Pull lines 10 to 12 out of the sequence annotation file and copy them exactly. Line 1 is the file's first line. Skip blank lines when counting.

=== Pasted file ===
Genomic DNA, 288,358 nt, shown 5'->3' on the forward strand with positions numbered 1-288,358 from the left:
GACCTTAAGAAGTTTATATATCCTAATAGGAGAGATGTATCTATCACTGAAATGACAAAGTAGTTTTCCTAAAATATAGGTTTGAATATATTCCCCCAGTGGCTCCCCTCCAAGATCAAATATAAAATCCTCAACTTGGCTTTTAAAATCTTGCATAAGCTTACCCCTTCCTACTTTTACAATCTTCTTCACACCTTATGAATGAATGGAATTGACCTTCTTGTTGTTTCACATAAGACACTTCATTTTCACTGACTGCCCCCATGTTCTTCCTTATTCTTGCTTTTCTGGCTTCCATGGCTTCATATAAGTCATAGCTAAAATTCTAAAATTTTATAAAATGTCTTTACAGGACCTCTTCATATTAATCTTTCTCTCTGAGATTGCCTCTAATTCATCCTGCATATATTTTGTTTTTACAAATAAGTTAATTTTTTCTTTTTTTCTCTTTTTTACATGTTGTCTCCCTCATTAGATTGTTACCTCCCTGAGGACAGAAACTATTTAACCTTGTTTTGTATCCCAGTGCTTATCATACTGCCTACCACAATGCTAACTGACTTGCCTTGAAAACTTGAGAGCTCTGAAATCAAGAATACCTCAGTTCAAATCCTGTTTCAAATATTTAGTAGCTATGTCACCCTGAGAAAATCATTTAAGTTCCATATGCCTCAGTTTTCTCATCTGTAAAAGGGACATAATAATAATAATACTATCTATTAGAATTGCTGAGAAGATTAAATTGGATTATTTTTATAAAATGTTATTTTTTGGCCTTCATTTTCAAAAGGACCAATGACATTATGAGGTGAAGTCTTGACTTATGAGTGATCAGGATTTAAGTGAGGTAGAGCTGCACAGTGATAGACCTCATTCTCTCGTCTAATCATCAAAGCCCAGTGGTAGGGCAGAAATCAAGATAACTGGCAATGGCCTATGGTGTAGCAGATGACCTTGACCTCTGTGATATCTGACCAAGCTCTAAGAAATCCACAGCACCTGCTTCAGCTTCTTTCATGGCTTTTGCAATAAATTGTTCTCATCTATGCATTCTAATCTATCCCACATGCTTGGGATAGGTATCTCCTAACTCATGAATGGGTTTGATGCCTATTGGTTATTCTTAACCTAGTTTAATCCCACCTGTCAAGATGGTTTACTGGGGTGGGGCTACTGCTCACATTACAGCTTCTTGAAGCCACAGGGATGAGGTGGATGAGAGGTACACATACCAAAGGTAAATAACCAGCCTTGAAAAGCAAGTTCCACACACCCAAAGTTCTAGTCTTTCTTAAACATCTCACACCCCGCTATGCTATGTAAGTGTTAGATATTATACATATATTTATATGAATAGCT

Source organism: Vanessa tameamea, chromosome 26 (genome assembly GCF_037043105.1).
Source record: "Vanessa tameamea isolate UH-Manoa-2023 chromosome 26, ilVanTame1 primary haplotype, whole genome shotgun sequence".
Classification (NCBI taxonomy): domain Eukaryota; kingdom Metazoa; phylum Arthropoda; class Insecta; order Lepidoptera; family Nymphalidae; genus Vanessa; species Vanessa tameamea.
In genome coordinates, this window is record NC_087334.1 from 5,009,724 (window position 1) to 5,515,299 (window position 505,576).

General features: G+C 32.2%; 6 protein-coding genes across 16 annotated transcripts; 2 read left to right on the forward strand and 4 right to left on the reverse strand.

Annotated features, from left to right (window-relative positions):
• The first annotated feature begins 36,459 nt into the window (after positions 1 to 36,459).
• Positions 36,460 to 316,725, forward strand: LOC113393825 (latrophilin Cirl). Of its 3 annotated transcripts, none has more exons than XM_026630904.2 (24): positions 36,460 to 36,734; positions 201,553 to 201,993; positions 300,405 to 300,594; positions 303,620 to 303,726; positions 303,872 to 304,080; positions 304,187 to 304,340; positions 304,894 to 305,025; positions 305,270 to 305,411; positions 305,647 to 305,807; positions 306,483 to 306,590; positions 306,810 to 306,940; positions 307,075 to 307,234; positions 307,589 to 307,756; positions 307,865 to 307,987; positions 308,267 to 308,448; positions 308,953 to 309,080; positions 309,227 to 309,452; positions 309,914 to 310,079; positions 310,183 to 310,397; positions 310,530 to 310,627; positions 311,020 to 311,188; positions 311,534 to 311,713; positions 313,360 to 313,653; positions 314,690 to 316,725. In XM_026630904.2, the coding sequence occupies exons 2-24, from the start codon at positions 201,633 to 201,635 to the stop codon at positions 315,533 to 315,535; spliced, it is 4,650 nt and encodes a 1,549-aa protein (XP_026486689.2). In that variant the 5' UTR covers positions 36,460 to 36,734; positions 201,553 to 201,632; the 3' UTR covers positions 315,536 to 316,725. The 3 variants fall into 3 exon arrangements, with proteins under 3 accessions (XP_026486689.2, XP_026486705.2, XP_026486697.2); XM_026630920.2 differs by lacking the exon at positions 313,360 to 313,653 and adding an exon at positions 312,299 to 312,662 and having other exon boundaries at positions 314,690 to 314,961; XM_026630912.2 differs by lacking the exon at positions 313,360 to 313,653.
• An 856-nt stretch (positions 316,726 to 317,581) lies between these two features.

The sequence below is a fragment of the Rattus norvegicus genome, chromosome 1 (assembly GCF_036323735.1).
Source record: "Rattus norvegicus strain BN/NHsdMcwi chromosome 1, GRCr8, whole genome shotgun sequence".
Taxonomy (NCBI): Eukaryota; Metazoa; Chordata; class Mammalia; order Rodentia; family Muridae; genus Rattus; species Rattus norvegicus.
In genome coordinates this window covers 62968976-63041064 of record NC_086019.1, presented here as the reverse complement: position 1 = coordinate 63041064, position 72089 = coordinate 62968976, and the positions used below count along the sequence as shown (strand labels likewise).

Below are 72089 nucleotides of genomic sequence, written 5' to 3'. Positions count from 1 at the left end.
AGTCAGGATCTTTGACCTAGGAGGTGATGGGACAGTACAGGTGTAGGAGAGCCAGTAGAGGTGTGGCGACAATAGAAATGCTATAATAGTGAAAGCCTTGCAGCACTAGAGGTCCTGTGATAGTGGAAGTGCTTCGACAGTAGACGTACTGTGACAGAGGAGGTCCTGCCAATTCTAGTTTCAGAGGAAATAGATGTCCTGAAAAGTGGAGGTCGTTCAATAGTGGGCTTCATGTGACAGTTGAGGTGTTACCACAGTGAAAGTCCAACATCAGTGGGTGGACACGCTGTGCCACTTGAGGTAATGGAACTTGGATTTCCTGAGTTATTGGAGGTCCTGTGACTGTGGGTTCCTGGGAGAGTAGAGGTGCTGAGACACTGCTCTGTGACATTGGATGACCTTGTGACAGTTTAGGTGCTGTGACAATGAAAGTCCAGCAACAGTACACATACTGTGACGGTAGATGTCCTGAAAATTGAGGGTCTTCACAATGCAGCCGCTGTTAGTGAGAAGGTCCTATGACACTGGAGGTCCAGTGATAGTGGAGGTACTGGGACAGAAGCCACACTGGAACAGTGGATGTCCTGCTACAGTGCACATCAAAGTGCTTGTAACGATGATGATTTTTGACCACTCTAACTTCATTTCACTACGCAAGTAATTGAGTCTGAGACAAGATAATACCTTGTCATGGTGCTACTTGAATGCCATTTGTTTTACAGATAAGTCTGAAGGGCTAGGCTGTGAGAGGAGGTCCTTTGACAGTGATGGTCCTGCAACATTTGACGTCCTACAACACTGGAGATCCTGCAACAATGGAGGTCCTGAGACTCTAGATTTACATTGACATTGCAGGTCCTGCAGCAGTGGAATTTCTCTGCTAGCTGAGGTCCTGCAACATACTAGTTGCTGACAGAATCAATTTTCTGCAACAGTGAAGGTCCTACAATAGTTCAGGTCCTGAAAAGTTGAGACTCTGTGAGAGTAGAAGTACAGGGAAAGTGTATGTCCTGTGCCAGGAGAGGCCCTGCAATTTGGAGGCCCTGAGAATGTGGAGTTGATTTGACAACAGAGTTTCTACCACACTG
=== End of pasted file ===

• Positions 36,460 to 316,725, forward strand: LOC113393825 (latrophilin Cirl). Of its 3 annotated transcripts, none has more exons than XM_026630904.2 (24): positions 36,460 to 36,734; positions 201,553 to 201,993; positions 300,405 to 300,594; positions 303,620 to 303,726; positions 303,872 to 304,080; positions 304,187 to 304,340; positions 304,894 to 305,025; positions 305,270 to 305,411; positions 305,647 to 305,807; positions 306,483 to 306,590; positions 306,810 to 306,940; positions 307,075 to 307,234; positions 307,589 to 307,756; positions 307,865 to 307,987; positions 308,267 to 308,448; positions 308,953 to 309,080; positions 309,227 to 309,452; positions 309,914 to 310,079; positions 310,183 to 310,397; positions 310,530 to 310,627; positions 311,020 to 311,188; positions 311,534 to 311,713; positions 313,360 to 313,653; positions 314,690 to 316,725. In XM_026630904.2, the coding sequence occupies exons 2-24, from the start codon at positions 201,633 to 201,635 to the stop codon at positions 315,533 to 315,535; spliced, it is 4,650 nt and encodes a 1,549-aa protein (XP_026486689.2). In that variant the 5' UTR covers positions 36,460 to 36,734; positions 201,553 to 201,632; the 3' UTR covers positions 315,536 to 316,725. The 3 variants fall into 3 exon arrangements, with proteins under 3 accessions (XP_026486689.2, XP_026486705.2, XP_026486697.2); XM_026630920.2 differs by lacking the exon at positions 313,360 to 313,653 and adding an exon at positions 312,299 to 312,662 and having other exon boundaries at positions 314,690 to 314,961; XM_026630912.2 differs by lacking the exon at positions 313,360 to 313,653.
• An 856-nt stretch (positions 316,726 to 317,581) lies between these two features.

The sequence below is a fragment of the Rattus norvegicus genome, chromosome 1 (assembly GCF_036323735.1).